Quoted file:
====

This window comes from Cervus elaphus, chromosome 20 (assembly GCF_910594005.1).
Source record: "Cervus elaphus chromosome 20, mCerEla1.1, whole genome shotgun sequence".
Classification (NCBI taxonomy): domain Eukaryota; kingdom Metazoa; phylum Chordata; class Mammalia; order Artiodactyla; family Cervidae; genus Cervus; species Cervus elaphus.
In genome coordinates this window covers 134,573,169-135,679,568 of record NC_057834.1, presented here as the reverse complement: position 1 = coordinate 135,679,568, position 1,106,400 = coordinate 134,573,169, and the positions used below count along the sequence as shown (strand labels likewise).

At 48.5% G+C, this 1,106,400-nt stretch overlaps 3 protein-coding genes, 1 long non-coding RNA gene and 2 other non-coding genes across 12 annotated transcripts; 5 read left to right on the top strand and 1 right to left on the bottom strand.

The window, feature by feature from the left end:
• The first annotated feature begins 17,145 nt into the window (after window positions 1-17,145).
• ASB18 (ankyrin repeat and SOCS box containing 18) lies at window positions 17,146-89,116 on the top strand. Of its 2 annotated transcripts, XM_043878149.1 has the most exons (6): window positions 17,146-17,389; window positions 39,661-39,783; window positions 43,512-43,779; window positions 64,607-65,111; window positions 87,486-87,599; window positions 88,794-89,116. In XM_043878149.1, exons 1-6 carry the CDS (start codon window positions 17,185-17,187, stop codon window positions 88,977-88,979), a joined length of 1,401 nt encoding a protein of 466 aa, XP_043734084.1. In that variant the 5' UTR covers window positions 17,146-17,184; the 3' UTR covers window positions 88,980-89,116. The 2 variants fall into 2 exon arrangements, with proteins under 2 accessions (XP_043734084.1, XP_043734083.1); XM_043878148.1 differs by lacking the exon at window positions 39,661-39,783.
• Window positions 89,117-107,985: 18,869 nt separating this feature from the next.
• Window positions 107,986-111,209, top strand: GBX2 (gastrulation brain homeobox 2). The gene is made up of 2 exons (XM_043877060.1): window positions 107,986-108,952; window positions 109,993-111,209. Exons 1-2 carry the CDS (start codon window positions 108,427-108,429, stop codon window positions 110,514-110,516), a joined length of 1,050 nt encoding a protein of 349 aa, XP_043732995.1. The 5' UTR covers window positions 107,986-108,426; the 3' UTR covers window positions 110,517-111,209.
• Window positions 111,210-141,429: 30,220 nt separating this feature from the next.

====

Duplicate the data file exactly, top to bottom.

This window comes from Cervus elaphus, chromosome 20 (assembly GCF_910594005.1).
Source record: "Cervus elaphus chromosome 20, mCerEla1.1, whole genome shotgun sequence".
Classification (NCBI taxonomy): domain Eukaryota; kingdom Metazoa; phylum Chordata; class Mammalia; order Artiodactyla; family Cervidae; genus Cervus; species Cervus elaphus.
In genome coordinates this window covers 134,573,169-135,679,568 of record NC_057834.1, presented here as the reverse complement: position 1 = coordinate 135,679,568, position 1,106,400 = coordinate 134,573,169, and the positions used below count along the sequence as shown (strand labels likewise).

At 48.5% G+C, this 1,106,400-nt stretch overlaps 3 protein-coding genes, 1 long non-coding RNA gene and 2 other non-coding genes across 12 annotated transcripts; 5 read left to right on the top strand and 1 right to left on the bottom strand.

The window, feature by feature from the left end:
• The first annotated feature begins 17,145 nt into the window (after window positions 1-17,145).
• ASB18 (ankyrin repeat and SOCS box containing 18) lies at window positions 17,146-89,116 on the top strand. Of its 2 annotated transcripts, XM_043878149.1 has the most exons (6): window positions 17,146-17,389; window positions 39,661-39,783; window positions 43,512-43,779; window positions 64,607-65,111; window positions 87,486-87,599; window positions 88,794-89,116. In XM_043878149.1, exons 1-6 carry the CDS (start codon window positions 17,185-17,187, stop codon window positions 88,977-88,979), a joined length of 1,401 nt encoding a protein of 466 aa, XP_043734084.1. In that variant the 5' UTR covers window positions 17,146-17,184; the 3' UTR covers window positions 88,980-89,116. The 2 variants fall into 2 exon arrangements, with proteins under 2 accessions (XP_043734084.1, XP_043734083.1); XM_043878148.1 differs by lacking the exon at window positions 39,661-39,783.
• Window positions 89,117-107,985: 18,869 nt separating this feature from the next.
• Window positions 107,986-111,209, top strand: GBX2 (gastrulation brain homeobox 2). The gene is made up of 2 exons (XM_043877060.1): window positions 107,986-108,952; window positions 109,993-111,209. Exons 1-2 carry the CDS (start codon window positions 108,427-108,429, stop codon window positions 110,514-110,516), a joined length of 1,050 nt encoding a protein of 349 aa, XP_043732995.1. The 5' UTR covers window positions 107,986-108,426; the 3' UTR covers window positions 110,517-111,209.
• Window positions 111,210-141,429: 30,220 nt separating this feature from the next.